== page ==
On Innovation, Impact, and Rollaboards®

Sep 12, 2017

Washington D.C.

September 12, 2017
Friends,

We typically equate innovation with speed. It seems like transportation has been Uberized overnight, except in Vancouver where I still can’t get a taxi if it rains. But innovation isn’t always quick.

The first suitcases were produced about 120 years ago. For three-quarters of a century, the fundamental design didn’t change—we lugged our suitcases around for decades! The first patent for a rolling suitcase, the one with that cumbersome pull strap, was issued in the early ‘70s. It wasn’t until 1987 that “Rollaboards®” hit the market – the ones with the sturdy handles and the back braces. The “four-wheel spinner” was introduced in 2004 and has now reached near ubiquity.

The rate of innovation in the social sector is also variable. Social and policy innovation don’t always keep pace with business and economics (and vice versa). Today, any of our frameworks, systems, and tools strain under the weight of challenges that span jurisdictions or won’t fit neatly into pre-set categories. Policy issue silos impede solutions to complex problems, particularly for issues (e.g. public health, climate, biodiversity, and sustainable development) that require integrated and dynamic solutions. And in a polarized political and social culture that rewards conflict, we are often pushed further apart.

RESOLVE’s first innovation, forty years ago, was the idea that mediation could generate centripetal pull across divided sectors to create the incentives and cross-sector partnerships that are required to develop enduring solutions to environmental issues and disputes. Over the past four decades, we’ve continued innovating: expanding our approach to include health, development, and social issues; fostering unique and meaningful partnerships; and now initiating our own solutions-focused programs to rally diverse stakeholders together toward shared objectives. As we celebrate RESOLVE’s 40th year, we are testing yet another innovation in social impact partnerships. We are working with the social and business sectors to launch a series of projects that use profit to power and drive progress toward socially, environmentally, and economically sustainable solutions.

We see new signs of progress:

  • Localities, states and provinces, along with leading emerging economies, are serving as incubators for new and novel solutions. Innovation is occurring in urban areas with diverse and vibrant populations and economies, as well as in rural communities managing complex economic, health, and cultural cross-currents.
  • Civil society leaders are redefining their work in ways that respond to issue complexity and takes account of economic and cultural disruption. Larger-scale policy solutions, whether on health or biodiversity, are built from and legitimized in these communities.
  • Businesses and investors are acting as positive stimulants in communities where they operate, based on a long-term analysis of needs and community and business benefits. This investment extends to their supply chains, investment and purchasing decisions, and their ability to influence policy.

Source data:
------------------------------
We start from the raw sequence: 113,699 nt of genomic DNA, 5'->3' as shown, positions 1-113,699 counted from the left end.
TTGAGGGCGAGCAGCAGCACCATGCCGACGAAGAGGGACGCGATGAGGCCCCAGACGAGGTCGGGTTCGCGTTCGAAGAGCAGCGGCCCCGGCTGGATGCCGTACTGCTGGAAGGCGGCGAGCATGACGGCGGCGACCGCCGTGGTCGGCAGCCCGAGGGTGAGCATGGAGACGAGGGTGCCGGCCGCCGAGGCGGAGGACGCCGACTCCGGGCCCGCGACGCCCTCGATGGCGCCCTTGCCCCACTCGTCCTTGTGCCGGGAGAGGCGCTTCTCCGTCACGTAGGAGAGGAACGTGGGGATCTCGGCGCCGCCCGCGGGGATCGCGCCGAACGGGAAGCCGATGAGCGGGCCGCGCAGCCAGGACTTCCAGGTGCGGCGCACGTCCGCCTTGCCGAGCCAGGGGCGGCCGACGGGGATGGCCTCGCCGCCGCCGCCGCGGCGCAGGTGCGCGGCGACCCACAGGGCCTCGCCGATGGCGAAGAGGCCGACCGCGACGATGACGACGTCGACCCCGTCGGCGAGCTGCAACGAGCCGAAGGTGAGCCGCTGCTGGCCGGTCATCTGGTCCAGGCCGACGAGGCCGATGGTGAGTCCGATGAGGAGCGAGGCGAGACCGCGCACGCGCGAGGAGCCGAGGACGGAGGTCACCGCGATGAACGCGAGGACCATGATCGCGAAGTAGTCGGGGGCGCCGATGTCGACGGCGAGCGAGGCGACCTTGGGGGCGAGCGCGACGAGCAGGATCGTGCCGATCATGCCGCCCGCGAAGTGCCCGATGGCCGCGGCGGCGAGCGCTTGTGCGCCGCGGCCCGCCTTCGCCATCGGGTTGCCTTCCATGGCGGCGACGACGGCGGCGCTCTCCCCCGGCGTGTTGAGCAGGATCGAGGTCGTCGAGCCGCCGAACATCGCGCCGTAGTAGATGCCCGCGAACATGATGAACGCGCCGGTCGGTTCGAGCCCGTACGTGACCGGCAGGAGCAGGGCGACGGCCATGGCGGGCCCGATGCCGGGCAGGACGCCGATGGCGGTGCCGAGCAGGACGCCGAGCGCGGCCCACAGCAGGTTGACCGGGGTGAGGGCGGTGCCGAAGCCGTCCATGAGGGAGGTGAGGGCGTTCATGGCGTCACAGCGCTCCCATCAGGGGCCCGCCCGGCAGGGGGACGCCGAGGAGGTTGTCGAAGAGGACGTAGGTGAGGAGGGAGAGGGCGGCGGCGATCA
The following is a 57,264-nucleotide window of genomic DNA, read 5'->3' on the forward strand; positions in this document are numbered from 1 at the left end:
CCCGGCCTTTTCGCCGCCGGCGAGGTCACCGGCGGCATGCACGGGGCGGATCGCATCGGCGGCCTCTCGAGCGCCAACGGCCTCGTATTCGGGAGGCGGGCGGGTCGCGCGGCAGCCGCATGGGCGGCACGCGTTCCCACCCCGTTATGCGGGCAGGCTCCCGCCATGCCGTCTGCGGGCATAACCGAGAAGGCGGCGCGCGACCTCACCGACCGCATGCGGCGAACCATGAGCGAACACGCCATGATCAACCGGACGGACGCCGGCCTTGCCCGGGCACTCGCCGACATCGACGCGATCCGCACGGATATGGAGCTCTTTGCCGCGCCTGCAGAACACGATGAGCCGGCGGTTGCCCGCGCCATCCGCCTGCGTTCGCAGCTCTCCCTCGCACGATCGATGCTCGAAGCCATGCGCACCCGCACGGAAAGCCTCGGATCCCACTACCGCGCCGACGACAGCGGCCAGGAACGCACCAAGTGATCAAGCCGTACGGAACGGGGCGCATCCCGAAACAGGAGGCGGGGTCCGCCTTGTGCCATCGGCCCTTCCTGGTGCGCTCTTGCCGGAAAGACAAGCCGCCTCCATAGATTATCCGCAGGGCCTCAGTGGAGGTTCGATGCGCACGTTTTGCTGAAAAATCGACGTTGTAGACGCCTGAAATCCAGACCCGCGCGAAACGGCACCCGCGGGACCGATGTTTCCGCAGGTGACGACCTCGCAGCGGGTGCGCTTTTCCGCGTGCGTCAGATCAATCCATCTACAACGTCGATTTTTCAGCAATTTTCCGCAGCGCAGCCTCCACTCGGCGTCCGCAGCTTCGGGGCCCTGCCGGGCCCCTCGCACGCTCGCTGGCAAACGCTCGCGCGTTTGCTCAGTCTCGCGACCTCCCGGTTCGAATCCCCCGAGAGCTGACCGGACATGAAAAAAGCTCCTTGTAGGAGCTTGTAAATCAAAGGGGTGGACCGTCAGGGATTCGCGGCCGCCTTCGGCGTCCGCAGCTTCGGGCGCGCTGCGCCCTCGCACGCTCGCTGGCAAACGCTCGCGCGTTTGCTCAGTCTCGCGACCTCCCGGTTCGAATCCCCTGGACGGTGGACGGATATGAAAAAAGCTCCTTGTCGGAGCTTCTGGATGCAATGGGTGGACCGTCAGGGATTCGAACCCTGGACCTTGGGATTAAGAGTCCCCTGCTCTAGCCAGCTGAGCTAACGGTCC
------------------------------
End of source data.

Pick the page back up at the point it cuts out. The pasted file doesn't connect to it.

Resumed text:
• A next wave of developing countries (particularly in Africa) are positioned to emerge as economic, cultural, and political leaders. They are taking advantage of natural resource wealth and vibrant, young populations are testing new forms of resource and community governance.
  • Voluntary agreements and governance are filling the vacuum left by gaps in global governance or challenged national governments and can serve as an incubator for policy and pragmatic solutions in a time of constrained government capacity.
  • Commercial enterprise is a catalyst for health, social, and environmental solutions. We see a ripe moment for growth in impact investing as a counterpoint to policy inertia, with funding moving to social enterprise and impact partnerships.
  • In a time where so much else is uncertain, new foundation and corporate partnerships are likely to emerge, supporting policy and enterprise innovation. The key to success will be an approach that helps incubate and de-risk these partnerships.

These are the building blocks for a more productive social sector, but it’s time for us to accelerate. Next week, during our annual meeting, we’re bringing together collaborative leaders from around the world, and from all sectors, to strengthen our resolve and develop strategies that focus on accelerating social innovation.

One such leader is Sheka Forna, director of our ReGrow West Africa partnership. Sheka is an entrepreneur who founded Splash Mobile Money, Sierra Leone’s first and leading mobile payment provider; Rogbonko Village Retreat, a community-based impact enterprise; and the Chairman of the Global Entrepreneurship Network Sierra Leone.

If you miss Sheka’s keynote at our reception on Wednesday, September 20th, you can find out more about ReGrow West Africa here.


Stephen D’Esposito
President, RESOLVE

Submit a Comment

Please fill in the information below.

*

You may use these HTML tags and attributes: <a href="" title=""> <abbr title=""> <acronym title=""> <b> <blockquote cite=""> <cite> <code> <del datetime=""> <em> <i> <q cite=""> <strike> <strong>

 
 

Recent Tweets